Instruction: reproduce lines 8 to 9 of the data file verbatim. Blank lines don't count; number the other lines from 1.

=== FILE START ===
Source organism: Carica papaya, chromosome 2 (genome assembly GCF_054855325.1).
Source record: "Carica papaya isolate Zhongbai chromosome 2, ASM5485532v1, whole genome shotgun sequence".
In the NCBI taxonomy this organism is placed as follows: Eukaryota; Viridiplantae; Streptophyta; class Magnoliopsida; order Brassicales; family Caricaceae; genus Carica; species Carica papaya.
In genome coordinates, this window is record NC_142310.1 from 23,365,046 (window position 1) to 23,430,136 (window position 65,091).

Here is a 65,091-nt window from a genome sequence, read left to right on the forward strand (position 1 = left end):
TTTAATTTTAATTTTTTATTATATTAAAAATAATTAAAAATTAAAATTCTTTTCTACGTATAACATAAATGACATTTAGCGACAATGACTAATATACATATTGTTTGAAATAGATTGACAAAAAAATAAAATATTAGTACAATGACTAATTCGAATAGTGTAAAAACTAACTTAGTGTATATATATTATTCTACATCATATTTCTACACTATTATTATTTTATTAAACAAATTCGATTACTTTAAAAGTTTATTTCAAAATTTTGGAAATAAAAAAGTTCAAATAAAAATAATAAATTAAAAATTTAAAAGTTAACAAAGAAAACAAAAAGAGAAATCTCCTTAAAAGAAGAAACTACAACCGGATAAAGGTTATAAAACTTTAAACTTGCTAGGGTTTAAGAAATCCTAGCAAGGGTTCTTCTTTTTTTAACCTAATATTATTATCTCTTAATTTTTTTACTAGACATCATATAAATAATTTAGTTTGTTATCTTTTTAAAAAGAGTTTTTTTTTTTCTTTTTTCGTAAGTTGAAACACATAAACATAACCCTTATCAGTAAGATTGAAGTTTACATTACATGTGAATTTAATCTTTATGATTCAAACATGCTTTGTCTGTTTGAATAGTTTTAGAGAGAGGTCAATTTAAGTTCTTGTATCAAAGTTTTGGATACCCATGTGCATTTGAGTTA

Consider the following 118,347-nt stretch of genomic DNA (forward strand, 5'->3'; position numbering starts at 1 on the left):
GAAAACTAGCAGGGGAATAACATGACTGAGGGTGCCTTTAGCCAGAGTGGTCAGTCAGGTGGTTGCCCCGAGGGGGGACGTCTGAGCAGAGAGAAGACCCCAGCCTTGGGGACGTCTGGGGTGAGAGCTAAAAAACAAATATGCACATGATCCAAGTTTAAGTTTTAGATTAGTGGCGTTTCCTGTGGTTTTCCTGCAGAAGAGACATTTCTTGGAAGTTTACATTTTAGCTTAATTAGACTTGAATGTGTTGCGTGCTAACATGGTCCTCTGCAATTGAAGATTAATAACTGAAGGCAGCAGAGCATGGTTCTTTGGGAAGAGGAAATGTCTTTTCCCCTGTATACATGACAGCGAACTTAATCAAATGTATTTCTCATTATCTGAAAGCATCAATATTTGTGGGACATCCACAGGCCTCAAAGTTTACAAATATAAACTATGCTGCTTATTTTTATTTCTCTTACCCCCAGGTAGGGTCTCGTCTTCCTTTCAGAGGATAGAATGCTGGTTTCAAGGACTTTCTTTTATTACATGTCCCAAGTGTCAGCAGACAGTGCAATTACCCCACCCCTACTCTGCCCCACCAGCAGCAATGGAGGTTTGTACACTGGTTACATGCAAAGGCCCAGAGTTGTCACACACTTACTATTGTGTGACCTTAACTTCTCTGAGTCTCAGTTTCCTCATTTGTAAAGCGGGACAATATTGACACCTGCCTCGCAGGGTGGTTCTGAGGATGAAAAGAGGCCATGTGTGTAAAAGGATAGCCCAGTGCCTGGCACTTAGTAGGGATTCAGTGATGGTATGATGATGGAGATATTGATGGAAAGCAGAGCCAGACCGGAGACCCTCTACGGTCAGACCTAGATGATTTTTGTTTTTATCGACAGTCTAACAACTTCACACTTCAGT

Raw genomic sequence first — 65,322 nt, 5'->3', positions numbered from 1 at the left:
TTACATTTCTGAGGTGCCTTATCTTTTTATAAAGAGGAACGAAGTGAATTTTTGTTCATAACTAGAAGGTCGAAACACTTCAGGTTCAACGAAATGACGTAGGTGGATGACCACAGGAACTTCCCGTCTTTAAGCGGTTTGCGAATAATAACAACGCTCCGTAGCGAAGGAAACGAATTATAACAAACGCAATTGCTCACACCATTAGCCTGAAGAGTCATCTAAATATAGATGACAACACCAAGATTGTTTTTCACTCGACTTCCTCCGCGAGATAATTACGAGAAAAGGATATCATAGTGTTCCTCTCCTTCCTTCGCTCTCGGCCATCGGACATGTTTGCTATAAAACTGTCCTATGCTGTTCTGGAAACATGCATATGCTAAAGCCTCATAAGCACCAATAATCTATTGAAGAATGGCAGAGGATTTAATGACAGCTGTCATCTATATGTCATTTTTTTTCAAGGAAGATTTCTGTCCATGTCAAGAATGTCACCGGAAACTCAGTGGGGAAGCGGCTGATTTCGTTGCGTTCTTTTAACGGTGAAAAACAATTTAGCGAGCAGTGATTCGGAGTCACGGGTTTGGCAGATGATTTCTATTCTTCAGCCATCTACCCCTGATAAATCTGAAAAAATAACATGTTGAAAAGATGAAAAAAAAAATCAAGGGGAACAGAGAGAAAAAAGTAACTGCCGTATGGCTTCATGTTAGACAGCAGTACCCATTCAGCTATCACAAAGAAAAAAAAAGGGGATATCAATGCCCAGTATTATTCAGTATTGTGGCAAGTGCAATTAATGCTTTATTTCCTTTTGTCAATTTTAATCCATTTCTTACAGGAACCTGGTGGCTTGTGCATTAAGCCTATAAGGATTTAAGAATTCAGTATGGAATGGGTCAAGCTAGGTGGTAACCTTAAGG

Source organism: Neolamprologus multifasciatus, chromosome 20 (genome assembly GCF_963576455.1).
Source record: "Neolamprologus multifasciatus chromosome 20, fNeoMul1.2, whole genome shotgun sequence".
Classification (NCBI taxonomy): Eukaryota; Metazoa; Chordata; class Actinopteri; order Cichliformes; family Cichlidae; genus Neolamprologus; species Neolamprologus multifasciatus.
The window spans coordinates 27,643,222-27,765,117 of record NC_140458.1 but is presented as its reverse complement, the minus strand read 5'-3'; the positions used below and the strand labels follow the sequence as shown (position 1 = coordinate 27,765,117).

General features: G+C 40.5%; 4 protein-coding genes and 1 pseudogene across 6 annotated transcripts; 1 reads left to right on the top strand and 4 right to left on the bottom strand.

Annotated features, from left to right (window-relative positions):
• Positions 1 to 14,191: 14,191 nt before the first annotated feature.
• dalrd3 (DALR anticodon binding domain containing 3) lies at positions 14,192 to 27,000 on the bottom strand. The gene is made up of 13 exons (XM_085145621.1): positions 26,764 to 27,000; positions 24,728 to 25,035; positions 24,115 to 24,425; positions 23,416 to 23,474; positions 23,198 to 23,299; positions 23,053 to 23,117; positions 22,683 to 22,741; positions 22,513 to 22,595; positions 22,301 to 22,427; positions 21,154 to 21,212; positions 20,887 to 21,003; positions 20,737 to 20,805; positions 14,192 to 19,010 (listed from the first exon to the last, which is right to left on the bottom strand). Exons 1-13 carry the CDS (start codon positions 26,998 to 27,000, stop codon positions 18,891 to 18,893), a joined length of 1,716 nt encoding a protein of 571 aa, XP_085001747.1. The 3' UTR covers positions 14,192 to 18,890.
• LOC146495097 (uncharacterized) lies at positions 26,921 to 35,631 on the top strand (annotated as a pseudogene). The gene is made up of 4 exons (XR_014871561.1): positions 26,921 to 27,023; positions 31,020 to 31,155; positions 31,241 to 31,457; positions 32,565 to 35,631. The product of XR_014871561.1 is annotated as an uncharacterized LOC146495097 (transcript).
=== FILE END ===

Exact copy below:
GAAAACTAGCAGGGGAATAACATGACTGAGGGTGCCTTTAGCCAGAGTGGTCAGTCAGGTGGTTGCCCCGAGGGGGGACGTCTGAGCAGAGAGAAGACCCCAGCCTTGGGGACGTCTGGGGTGAGAGCTAAAAAACAAATATGCACATGATCCAAGTTTAAGTTTTAGATTAGTGGCGTTTCCTGTGGTTTTCCTGCAGAAGAGACATTTCTTGGAAGTTTACATTTTAGCTTAATTAGACTTGAATGTGTTGCGTGCTAACATGGTCCTCTGCAATTGAAGATTAATAACTGAAGGCAGCAGAGCATGGTTCTTTGGGAAGAGGAAATGTCTTTTCCCCTGTATACATGACAGCGAACTTAATCAAATGTATTTCTCATTATCTGAAAGCATCAATATTTGTGGGACATCCACAGGCCTCAAAGTTTACAAATATAAACTATGCTGCTTATTTTTATTTCTCTTACCCCCAGGTAGGGTCTCGTCTTCCTTTCAGAGGATAGAATGCTGGTTTCAAGGACTTTCTTTTATTACATGTCCCAAGTGTCAGCAGACAGTGCAATTACCCCACCCCTACTCTGCCCCACCAGCAGCAATGGAGGTTTGTACACTGGTTACATGCAAAGGCCCAGAGTTGTCACACACTTACTATTGTGTGACCTTAACTTCTCTGAGTCTCAGTTTCCTCATTTGTAAAGCGGGACAATATTGACACCTGCCTCGCAGGGTGGTTCTGAGGATGAAAAGAGGCCATGTGTGTAAAAGGATAGCCCAGTGCCTGGCACTTAGTAGGGATTCAGTGATGGTATGATGATGGAGATATTGATGGAAAGCAGAGCCAGACCGGAGACCCTCTACGGTCAGACCTAGATGATTTTTGTTTTTATCGACAGTCTAACAACTTCACACTTCAGT

Raw genomic sequence first — 65,322 nt, 5'->3', positions numbered from 1 at the left: